More Bad News for Multivitamin Takers

Amy Kuras
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Most of us have the following routine at some point every morning: We fill a glass with water, shake a multivitamin out of its bottle, and gulp it down.

And unfortunately? It's probably an enormous waste of time and money.

According to the Women's Health Initiative study, regular use of multivitamins produced no protection from any of the major cancers or from cardiovascular disease. And if your diet is pretty crappy and you're using a multivitamin to try to make up for that, bad news: You'd be better off spending that money on produce, aka "vitamins in their natural packaging" as one dietitian called it, than expensive supplements.

Plenty of studies have already shown that inexpensive drugstore vitamins work just as well as the pricey health food store varieties ... but to find out they don't offer any protection at all? That's just pretty sad.

Of course, other dietitians believe that because the American diet tends to be rich in calories and poor in nutrients, a multivitamin can help fill in gaps ... after all, proper nutrition matters, for more than just preventing cancer or heart attacks. Interestingly, the people who are least likely to need supplements to their diet are the most likely to pop a multivitamin daily ... healthy, white, higher-income people who exercise and eat well.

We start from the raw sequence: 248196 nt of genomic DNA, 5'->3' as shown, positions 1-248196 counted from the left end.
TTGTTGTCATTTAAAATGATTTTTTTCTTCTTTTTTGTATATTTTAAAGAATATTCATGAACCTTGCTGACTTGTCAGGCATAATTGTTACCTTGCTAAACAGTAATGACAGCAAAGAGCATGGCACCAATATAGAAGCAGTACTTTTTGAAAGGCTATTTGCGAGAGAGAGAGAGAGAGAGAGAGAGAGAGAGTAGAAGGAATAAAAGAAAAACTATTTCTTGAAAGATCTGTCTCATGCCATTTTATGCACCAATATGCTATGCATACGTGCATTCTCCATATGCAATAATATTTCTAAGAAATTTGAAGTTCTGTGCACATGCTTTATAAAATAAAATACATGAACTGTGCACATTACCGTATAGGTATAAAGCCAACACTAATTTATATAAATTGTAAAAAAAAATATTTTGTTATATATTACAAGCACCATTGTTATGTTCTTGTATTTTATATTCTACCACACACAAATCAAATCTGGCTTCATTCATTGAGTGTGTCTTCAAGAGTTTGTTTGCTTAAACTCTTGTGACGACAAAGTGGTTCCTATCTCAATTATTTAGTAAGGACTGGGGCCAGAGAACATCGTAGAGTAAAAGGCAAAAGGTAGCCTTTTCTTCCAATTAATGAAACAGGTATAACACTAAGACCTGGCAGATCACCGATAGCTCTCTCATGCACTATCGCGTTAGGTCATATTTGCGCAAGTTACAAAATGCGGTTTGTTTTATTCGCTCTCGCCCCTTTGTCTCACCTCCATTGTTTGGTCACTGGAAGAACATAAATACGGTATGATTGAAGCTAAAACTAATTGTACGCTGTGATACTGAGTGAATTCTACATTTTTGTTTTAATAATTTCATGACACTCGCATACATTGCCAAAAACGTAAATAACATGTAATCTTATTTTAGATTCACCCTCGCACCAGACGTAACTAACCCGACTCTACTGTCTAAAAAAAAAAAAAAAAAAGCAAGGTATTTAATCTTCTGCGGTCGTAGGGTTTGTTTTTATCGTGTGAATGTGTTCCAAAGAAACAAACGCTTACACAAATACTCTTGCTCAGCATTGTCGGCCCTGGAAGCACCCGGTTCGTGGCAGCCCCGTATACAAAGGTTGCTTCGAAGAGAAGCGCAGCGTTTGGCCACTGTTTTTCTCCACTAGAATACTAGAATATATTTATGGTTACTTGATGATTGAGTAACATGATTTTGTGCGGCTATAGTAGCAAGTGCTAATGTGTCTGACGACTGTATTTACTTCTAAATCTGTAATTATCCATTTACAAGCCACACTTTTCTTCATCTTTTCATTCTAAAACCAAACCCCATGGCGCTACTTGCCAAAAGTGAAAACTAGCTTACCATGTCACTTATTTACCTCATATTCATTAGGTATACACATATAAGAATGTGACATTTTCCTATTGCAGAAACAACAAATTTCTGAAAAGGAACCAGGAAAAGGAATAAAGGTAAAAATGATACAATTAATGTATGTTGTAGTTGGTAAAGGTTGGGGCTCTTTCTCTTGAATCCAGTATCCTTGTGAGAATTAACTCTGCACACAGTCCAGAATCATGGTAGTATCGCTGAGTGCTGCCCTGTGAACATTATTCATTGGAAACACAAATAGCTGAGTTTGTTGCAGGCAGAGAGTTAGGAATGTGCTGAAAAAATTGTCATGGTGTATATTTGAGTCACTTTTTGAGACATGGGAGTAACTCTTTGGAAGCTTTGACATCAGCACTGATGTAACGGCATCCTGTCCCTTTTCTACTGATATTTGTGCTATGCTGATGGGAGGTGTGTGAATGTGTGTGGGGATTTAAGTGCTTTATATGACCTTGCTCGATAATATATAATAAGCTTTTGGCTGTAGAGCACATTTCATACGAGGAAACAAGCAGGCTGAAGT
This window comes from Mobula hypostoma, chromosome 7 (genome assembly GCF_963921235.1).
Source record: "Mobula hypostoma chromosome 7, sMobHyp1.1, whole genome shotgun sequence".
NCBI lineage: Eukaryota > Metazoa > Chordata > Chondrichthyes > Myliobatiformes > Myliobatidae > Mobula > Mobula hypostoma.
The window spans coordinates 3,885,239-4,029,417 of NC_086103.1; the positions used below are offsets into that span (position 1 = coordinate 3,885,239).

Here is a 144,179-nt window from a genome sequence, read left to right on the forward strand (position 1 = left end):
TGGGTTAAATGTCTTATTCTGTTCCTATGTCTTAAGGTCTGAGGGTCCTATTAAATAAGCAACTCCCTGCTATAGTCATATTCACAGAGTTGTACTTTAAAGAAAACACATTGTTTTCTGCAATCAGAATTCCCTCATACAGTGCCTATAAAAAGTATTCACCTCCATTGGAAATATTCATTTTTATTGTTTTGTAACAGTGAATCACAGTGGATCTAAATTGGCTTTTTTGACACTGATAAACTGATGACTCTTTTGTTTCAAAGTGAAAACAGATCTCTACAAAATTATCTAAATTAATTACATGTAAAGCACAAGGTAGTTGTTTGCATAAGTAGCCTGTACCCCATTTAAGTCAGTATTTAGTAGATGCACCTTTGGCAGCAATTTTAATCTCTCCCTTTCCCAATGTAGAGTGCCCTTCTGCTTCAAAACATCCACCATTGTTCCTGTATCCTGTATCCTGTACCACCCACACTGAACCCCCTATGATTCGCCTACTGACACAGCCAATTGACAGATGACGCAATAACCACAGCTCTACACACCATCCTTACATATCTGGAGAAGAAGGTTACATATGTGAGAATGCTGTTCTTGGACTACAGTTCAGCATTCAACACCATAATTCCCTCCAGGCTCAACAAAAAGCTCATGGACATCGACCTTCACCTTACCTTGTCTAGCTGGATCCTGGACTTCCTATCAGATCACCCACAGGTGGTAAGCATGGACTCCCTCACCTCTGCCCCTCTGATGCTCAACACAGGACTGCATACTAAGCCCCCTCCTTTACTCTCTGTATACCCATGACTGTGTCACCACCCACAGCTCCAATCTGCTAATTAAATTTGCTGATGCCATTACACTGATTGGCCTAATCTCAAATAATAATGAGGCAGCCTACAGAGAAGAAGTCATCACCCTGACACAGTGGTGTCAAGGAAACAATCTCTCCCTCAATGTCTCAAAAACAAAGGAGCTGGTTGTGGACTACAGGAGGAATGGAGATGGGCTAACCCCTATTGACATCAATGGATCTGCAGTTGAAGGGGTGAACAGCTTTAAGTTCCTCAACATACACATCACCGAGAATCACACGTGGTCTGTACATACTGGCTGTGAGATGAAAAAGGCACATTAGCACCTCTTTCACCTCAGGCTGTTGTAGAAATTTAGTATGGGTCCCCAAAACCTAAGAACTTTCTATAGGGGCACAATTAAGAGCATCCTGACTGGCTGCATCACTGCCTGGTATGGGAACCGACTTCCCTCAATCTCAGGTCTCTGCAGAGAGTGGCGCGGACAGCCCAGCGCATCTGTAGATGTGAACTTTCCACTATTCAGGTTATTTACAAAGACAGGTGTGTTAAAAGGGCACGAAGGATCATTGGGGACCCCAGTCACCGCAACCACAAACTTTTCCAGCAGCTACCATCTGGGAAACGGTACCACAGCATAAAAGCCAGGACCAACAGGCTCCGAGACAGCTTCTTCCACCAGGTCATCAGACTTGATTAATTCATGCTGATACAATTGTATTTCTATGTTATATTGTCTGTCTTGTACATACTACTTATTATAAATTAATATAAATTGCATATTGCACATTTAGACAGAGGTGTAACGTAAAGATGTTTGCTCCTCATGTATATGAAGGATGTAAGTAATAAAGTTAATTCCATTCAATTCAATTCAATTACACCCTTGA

And personally? I'm going to keep taking mine. A 10-month supply costs me like $20 at Costco, and given that I've been known to go anemic without taking one regularly, it's worth the negligible cost. If you are shelling out for the $30 fancy health food store ones, though, or if you're using it to cover the gaps in a diet of cheeseburgers and soda, then you'd be much better off to apply that cash toward a daily apple or carrot than a pill.

 

Image via Colin Dunn/Flickr

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